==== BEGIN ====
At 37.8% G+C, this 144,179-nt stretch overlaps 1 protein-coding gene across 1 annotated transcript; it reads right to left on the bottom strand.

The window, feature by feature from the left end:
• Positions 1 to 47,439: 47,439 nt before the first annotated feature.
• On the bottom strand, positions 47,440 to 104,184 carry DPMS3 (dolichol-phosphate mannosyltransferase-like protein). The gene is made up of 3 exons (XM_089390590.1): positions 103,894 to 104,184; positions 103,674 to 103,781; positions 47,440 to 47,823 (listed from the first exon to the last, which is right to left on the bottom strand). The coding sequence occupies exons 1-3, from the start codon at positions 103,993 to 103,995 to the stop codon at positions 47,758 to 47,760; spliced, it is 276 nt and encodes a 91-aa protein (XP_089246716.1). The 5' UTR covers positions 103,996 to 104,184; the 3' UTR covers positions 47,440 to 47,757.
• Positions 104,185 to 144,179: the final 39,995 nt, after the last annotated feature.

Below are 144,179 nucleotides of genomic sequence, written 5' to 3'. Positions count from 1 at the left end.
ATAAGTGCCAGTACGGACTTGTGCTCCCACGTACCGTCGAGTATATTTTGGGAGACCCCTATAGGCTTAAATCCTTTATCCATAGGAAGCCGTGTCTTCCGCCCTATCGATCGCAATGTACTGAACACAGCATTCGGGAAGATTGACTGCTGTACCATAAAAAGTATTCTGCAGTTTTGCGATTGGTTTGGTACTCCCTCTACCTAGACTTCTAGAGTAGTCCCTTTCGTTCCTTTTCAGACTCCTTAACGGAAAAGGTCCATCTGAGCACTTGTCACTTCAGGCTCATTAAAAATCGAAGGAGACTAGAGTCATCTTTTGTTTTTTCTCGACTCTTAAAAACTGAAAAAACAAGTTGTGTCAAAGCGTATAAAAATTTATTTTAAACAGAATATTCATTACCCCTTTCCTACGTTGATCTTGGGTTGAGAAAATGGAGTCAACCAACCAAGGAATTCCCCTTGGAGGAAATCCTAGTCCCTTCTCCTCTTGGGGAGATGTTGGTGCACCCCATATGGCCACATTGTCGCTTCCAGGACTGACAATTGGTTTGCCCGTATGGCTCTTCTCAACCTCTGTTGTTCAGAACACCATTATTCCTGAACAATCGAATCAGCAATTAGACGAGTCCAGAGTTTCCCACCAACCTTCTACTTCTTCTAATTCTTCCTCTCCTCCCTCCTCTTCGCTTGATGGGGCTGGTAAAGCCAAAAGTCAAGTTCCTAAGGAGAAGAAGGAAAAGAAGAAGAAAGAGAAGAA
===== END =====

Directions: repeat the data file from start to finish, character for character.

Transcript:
At 37.8% G+C, this 144,179-nt stretch overlaps 1 protein-coding gene across 1 annotated transcript; it reads right to left on the bottom strand.

The window, feature by feature from the left end:
• Positions 1 to 47,439: 47,439 nt before the first annotated feature.
• On the bottom strand, positions 47,440 to 104,184 carry DPMS3 (dolichol-phosphate mannosyltransferase-like protein). The gene is made up of 3 exons (XM_089390590.1): positions 103,894 to 104,184; positions 103,674 to 103,781; positions 47,440 to 47,823 (listed from the first exon to the last, which is right to left on the bottom strand). The coding sequence occupies exons 1-3, from the start codon at positions 103,993 to 103,995 to the stop codon at positions 47,758 to 47,760; spliced, it is 276 nt and encodes a 91-aa protein (XP_089246716.1). The 5' UTR covers positions 103,996 to 104,184; the 3' UTR covers positions 47,440 to 47,757.
• Positions 104,185 to 144,179: the final 39,995 nt, after the last annotated feature.

Below are 144,179 nucleotides of genomic sequence, written 5' to 3'. Positions count from 1 at the left end.
ATAAGTGCCAGTACGGACTTGTGCTCCCACGTACCGTCGAGTATATTTTGGGAGACCCCTATAGGCTTAAATCCTTTATCCATAGGAAGCCGTGTCTTCCGCCCTATCGATCGCAATGTACTGAACACAGCATTCGGGAAGATTGACTGCTGTACCATAAAAAGTATTCTGCAGTTTTGCGATTGGTTTGGTACTCCCTCTACCTAGACTTCTAGAGTAGTCCCTTTCGTTCCTTTTCAGACTCCTTAACGGAAAAGGTCCATCTGAGCACTTGTCACTTCAGGCTCATTAAAAATCGAAGGAGACTAGAGTCATCTTTTGTTTTTTCTCGACTCTTAAAAACTGAAAAAACAAGTTGTGTCAAAGCGTATAAAAATTTATTTTAAACAGAATATTCATTACCCCTTTCCTACGTTGATCTTGGGTTGAGAAAATGGAGTCAACCAACCAAGGAATTCCCCTTGGAGGAAATCCTAGTCCCTTCTCCTCTTGGGGAGATGTTGGTGCACCCCATATGGCCACATTGTCGCTTCCAGGACTGACAATTGGTTTGCCCGTATGGCTCTTCTCAACCTCTGTTGTTCAGAACACCATTATTCCTGAACAATCGAATCAGCAATTAGACGAGTCCAGAGTTTCCCACCAACCTTCTACTTCTTCTAATTCTTCCTCTCCTCCCTCCTCTTCGCTTGATGGGGCTGGTAAAGCCAAAAGTCAAGTTCCTAAGGAGAAGAAGGAAAAGAAGAAGAAAGAGAAGAA